There is an underlying body of information derived from epidemiologic studies (from population risk) that allows us to apply a probability estimate to personal risk, which offers some guidance for deductive reasoning. Inductive reasoning may need to be applied at times, but is also prone to error. Inductive reasoning can sometimes offer clues, but it still requires “intelligent” guessing. Moreover, any such preliminary efforts for greater precision will inevitably be costly. But once precision is established, it may lead to measures that eventually would become less costly, promote health, and serve as a springboard to more desirable outcomes. This point is worth making because “precision” medicine has been accused of accomplishing solutions that are very expensive, but make only minor differences in the outcomes or no differences at all for a population.

The point, however, is that it may well be worth it to become more precise, whatever its current cost, because it would become more accessible eventually, by offering cures and improving a particular outcome for an individual, community, or population. Once this happens, costs may decrease, and the saving of lives and restoring health are justifications enough. Of course, when it comes to reproductive health, the issue is not simply saving lives or even longevity, but assurance of a healthy newborn and a healthy mother. Progress does follow and costs go down, as drugs become cheaper and new diagnostic steps become available. However, new therapies that are more effective may well be more expensive. The solution may be that we strive to achieve precision, wherever possible, but we may have to temper this effort with the assessment of the costs and a possible initial conclusion that some less precise methods, but cheaper ones, may achieve the same desirable results, simply by their being applied on a larger scale (i.e., deliberately in excess).

Those who are adamantly opposed to precision medicine argue that it may well be of some benefit, but such benefits are only for the few; whereas, other efforts (call them less sophisticated) are cheaper, easier to apply, and far more effective for many. We would agree with this premise, of course, citing food fortification with folic acid as one example and smoking cessation as another. However, organ transplantations and immunotherapy and other molecular maneuvers must continue, even if public health measures save more lives. Medicine is inherently antievolutionary, because it does not stress survival of the fittest. It makes possible for those less fit to survive. Some may refer to this as civilization. The argument that these expensive methods save, prolong, or improve lives for only a few is a matter of morality. At any rate, in a world where people literally starve to death while others live in opulence, arguments about relative costs are vapid. Thus, we would suggest that a better descriptor of medicine would be “rational” medicine.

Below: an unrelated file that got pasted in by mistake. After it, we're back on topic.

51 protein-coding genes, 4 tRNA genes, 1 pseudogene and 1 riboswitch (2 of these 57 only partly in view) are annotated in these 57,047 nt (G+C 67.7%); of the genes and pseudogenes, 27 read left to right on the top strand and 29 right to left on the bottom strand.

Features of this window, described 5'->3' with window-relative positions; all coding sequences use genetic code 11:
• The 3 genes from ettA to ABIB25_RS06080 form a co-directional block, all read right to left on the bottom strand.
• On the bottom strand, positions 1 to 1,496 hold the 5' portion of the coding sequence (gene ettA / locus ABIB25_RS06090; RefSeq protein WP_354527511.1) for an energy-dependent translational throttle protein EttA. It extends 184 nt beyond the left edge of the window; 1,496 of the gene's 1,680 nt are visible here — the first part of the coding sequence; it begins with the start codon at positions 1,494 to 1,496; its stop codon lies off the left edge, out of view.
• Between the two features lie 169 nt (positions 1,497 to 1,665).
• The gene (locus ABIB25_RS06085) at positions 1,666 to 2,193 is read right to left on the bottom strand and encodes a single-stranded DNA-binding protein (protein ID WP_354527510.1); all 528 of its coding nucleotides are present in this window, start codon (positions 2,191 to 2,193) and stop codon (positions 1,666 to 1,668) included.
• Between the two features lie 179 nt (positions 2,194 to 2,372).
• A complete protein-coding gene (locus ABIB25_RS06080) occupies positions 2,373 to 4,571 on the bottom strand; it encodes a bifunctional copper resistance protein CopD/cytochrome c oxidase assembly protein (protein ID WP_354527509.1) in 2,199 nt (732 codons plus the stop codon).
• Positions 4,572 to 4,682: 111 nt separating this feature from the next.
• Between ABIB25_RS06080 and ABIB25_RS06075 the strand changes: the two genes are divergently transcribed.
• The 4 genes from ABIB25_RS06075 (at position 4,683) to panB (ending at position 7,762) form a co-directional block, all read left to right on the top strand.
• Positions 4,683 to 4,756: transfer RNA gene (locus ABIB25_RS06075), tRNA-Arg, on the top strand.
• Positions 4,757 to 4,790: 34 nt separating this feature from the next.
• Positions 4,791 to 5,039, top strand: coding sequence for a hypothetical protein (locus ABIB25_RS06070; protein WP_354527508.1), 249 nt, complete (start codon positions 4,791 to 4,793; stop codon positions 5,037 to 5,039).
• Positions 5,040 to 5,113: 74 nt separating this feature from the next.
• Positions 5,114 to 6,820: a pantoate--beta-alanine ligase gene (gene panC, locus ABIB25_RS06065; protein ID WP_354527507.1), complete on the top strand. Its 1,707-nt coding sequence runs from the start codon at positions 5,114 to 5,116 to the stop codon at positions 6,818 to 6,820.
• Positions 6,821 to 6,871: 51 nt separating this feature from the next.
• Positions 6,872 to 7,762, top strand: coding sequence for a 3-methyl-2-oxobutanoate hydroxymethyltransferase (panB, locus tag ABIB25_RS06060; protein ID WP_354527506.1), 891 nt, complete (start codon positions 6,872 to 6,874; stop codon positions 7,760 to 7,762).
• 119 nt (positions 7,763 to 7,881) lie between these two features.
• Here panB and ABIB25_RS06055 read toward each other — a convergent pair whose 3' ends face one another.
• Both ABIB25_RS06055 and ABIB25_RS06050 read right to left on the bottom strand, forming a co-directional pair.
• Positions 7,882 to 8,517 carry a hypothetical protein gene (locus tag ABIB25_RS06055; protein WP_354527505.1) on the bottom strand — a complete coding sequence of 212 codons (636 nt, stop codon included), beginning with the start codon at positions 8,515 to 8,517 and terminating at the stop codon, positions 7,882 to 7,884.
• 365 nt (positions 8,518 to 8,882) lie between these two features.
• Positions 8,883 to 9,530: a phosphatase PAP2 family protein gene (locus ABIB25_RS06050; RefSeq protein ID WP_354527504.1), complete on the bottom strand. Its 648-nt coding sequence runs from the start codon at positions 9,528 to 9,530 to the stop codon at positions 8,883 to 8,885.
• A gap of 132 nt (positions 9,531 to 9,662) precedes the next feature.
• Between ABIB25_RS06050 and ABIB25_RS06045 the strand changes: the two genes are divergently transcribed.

Pregnancy as the initiation of a life course and a modification of another

What is unique about personalized (or rational) medicine in maternal and child health is that it is fundamental to the life course approach to precision health—to predict, prevent, and cure precisely.70 The fetal origin of adult disease is now a popular notion, and there is little doubt that prenatal influences contribute to postnatal conditions that emerge throughout the lifespan. Moreover, both paternal and maternal health are relevant to pregnancy outcomes, and the life course of the fetus certainly begins at conception in ways which are not fully understood. We have suggested before that attention to pregnancy is in our world’s best interest even though the return on investment would likely occur later in the life course of both the mother and the child.

Indeed, political gratification might be delayed, but savings in healthcare costs would ultimately be realized. For example, the increased risk of heart disease in women after preeclampsia71 could be alleviated or PTB could be decreased on a large scale by decreasing the occurrence of preeclampsia, or at least if babies could be born in a healthier disposition later in gestation, closer to term.


The practice of rational medicine and maternal and child health requires the integration of biologic and social determinants in our execution of healthcare for individuals, communities, and whole societies. To predict, prevent, and cure precisely will require personalization of healthcare that integrates the social determinants of health and their biological counterparts. Such personalization cannot ignore the legacy of social injustice, which has become institutionalized as structural racism and continues to be manifested in individual misery. However, in order to understand how racism “gets under the skin” and into a person’s biology will require approaches similar to the one that we have described here. Indeed, there may be clues for how to achieve better health outcomes in our characterization of individual, community, and societal resilience. Rational medicine needs a life course perspective and should be practiced as a convergent and transdisciplinary profession, similar to the way it emerged in ancient times, only now with powerful new tools and longer life trajectories to which it needs to attend.

We believe that the search for solutions to the problem of PTB, like many other complex human conditions, will necessarily require a deeper understanding of the complexity of the interactions between biologic and social determinants, using sophisticated mathematical algorithms as a common language linking the various scientific disciplines in a coordinated effort to find the most effective clinical and public health interventions.